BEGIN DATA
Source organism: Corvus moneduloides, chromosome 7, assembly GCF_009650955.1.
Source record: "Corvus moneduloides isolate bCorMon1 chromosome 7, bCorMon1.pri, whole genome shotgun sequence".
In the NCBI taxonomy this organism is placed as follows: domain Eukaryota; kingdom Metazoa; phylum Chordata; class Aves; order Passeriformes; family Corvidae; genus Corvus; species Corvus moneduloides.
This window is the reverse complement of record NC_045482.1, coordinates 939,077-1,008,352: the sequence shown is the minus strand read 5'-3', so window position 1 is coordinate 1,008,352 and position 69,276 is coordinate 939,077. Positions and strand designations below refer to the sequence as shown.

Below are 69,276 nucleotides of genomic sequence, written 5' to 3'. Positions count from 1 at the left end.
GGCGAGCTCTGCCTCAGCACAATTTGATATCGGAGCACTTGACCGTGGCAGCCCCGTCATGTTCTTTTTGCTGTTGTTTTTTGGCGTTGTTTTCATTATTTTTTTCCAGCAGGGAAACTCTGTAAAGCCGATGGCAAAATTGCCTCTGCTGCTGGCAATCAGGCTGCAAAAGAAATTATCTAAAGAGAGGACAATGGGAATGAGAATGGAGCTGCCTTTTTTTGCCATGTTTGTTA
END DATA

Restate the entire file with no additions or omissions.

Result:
Source organism: Corvus moneduloides, chromosome 7, assembly GCF_009650955.1.
Source record: "Corvus moneduloides isolate bCorMon1 chromosome 7, bCorMon1.pri, whole genome shotgun sequence".
In the NCBI taxonomy this organism is placed as follows: domain Eukaryota; kingdom Metazoa; phylum Chordata; class Aves; order Passeriformes; family Corvidae; genus Corvus; species Corvus moneduloides.
This window is the reverse complement of record NC_045482.1, coordinates 939,077-1,008,352: the sequence shown is the minus strand read 5'-3', so window position 1 is coordinate 1,008,352 and position 69,276 is coordinate 939,077. Positions and strand designations below refer to the sequence as shown.

Below are 69,276 nucleotides of genomic sequence, written 5' to 3'. Positions count from 1 at the left end.
GGCGAGCTCTGCCTCAGCACAATTTGATATCGGAGCACTTGACCGTGGCAGCCCCGTCATGTTCTTTTTGCTGTTGTTTTTTGGCGTTGTTTTCATTATTTTTTTCCAGCAGGGAAACTCTGTAAAGCCGATGGCAAAATTGCCTCTGCTGCTGGCAATCAGGCTGCAAAAGAAATTATCTAAAGAGAGGACAATGGGAATGAGAATGGAGCTGCCTTTTTTTGCCATGTTTGTTA